Poslednja ljubav u Carigradu: priručnik za gatanje (1994, Last Love in Constantinople) has an innovative game-oriented twist as Landscape Painted with Tea: Subtitled "A Tarot Novel of Divination,'' the book is accompanied by a pack of Tarot cards, which the reader may use to read in a new way the books 21 chapters. This postmodernist experimentation has much in common with Julio Cortázar's novel Hopscotch (1963). Last Love in Constantinople is a colorful romance set in Eastern Europe during the Napoleonic Wars. The protagonist is Sofronije Opujic, a young cavalryman, whose service in Napoleon's army is complicated by a mysterious prophecy and love for the daughter of his father's enemy.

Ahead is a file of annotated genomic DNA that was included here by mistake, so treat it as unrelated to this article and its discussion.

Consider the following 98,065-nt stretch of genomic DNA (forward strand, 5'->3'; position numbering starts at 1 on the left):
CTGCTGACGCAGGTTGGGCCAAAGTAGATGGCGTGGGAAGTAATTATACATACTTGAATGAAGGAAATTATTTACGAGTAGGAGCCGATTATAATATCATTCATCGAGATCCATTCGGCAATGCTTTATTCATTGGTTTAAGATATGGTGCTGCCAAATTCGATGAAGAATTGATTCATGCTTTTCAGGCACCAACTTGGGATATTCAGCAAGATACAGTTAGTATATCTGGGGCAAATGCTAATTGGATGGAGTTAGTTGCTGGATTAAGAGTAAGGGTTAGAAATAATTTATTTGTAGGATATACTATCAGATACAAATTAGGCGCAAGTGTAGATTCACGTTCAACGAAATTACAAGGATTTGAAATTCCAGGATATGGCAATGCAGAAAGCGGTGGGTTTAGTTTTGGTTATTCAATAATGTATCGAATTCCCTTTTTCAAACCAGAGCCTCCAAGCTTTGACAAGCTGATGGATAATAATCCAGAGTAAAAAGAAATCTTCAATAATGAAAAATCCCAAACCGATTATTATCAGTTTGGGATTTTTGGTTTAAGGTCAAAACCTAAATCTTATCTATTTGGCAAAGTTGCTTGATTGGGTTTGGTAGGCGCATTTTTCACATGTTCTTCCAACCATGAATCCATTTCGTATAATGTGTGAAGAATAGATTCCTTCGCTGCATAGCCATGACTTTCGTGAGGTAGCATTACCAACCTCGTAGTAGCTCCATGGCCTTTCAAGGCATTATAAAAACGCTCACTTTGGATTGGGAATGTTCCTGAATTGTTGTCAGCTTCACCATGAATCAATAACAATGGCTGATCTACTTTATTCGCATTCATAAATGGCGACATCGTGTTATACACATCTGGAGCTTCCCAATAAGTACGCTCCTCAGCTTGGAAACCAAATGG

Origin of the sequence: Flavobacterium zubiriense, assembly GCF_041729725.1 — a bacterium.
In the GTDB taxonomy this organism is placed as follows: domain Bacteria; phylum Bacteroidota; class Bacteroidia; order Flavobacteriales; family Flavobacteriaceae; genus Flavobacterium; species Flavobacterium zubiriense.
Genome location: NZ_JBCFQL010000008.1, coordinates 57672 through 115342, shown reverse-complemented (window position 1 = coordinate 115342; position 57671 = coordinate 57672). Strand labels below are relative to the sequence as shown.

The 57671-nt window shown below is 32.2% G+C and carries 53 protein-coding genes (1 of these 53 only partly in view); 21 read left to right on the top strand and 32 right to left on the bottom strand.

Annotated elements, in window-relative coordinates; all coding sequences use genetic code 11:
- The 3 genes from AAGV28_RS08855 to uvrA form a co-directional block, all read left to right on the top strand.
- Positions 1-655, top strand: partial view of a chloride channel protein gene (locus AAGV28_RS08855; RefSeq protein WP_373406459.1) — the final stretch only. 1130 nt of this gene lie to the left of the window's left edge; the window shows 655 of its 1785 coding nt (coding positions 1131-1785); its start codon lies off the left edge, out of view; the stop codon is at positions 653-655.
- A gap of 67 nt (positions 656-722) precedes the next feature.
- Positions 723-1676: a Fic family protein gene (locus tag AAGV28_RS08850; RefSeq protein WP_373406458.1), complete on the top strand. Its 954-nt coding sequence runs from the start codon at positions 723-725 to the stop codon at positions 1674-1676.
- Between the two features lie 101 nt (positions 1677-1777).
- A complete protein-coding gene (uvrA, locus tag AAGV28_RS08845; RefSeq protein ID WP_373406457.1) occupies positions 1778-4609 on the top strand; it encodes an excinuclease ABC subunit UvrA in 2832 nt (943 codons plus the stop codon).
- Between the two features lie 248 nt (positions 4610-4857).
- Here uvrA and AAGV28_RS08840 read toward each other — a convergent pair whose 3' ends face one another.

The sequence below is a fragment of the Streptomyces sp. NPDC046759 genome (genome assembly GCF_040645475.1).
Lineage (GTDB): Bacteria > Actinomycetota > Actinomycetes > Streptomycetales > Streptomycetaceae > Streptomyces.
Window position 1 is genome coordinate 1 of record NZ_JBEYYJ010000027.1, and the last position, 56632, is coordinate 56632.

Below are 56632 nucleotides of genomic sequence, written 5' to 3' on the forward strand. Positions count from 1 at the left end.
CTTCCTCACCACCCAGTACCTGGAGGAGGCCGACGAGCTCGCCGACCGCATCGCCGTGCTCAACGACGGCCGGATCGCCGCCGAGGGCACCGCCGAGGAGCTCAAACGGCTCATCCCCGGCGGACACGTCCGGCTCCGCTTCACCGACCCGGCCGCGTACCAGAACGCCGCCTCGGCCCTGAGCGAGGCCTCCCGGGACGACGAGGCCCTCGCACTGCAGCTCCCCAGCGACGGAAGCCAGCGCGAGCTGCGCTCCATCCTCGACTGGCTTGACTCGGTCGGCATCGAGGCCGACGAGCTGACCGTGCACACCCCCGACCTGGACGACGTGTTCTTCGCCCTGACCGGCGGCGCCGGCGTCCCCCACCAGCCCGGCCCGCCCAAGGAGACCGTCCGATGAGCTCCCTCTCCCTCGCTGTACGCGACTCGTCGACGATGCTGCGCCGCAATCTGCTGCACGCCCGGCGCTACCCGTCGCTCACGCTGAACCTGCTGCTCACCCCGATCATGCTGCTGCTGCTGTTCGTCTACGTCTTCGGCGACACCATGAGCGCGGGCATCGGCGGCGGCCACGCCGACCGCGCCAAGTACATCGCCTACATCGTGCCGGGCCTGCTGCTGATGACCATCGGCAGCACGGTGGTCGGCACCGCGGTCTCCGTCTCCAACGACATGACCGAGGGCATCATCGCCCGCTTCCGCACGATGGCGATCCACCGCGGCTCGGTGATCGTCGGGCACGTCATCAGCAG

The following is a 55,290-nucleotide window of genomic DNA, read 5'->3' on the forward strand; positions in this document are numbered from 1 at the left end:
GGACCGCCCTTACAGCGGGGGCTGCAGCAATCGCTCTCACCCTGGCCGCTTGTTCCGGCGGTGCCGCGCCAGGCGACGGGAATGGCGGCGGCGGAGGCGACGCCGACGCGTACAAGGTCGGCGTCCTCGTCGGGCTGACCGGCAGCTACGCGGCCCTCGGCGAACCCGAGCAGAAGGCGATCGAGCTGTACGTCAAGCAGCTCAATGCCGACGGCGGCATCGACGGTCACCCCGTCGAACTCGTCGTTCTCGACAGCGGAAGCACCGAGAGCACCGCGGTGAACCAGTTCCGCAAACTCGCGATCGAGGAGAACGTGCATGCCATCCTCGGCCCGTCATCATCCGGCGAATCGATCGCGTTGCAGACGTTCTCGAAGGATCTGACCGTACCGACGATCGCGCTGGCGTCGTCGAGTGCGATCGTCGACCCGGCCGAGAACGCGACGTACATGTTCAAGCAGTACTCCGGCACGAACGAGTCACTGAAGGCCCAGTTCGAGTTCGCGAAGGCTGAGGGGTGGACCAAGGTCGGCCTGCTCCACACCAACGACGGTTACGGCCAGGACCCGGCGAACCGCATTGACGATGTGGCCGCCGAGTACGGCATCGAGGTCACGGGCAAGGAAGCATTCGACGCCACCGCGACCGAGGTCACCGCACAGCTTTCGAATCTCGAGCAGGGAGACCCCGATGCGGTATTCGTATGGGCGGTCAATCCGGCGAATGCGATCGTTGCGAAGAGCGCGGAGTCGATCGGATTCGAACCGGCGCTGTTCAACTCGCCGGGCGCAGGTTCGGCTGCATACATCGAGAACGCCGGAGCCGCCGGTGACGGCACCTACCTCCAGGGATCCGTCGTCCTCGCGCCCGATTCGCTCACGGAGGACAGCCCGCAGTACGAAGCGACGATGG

Characteristic of Pavić's novels is mastery of form and language, brilliant metaphors, playfulness, and his interest in such basic philosophical questions as what is the truth, and how can it be obtained? "There are no strict divisions between Pavić's representations of reality," David A. Norris wrote in Contemporary World Writers (edited by Tracy Chevalier, 1993). "His works demand, like all literature, that readers suspend belief and surrender themselves to the text. Paradoxically, Pavić's resistance to traditional generic classification is a recognition of their power." The magic of the narrative is taken to its ultimate conclusion in The Tale That Killed Emily Knorr (2005), in which Pavic imagines a tale that can kill and be killed. The play Forever And A Day (1993) had a menu-like structure, three interchangeable "starters," one "main course" and three interchangeable "desserts." According to Pavic's instructions, the director should never take more than one "starter" or more than one "dessert" with the same dinner." Imagine the menu as a tragedy, or the tragedy as a menu! With the menu's magic formula of 3+1+3! You couldn't give it a better cap or prettier dress!" (in Forever And A Day)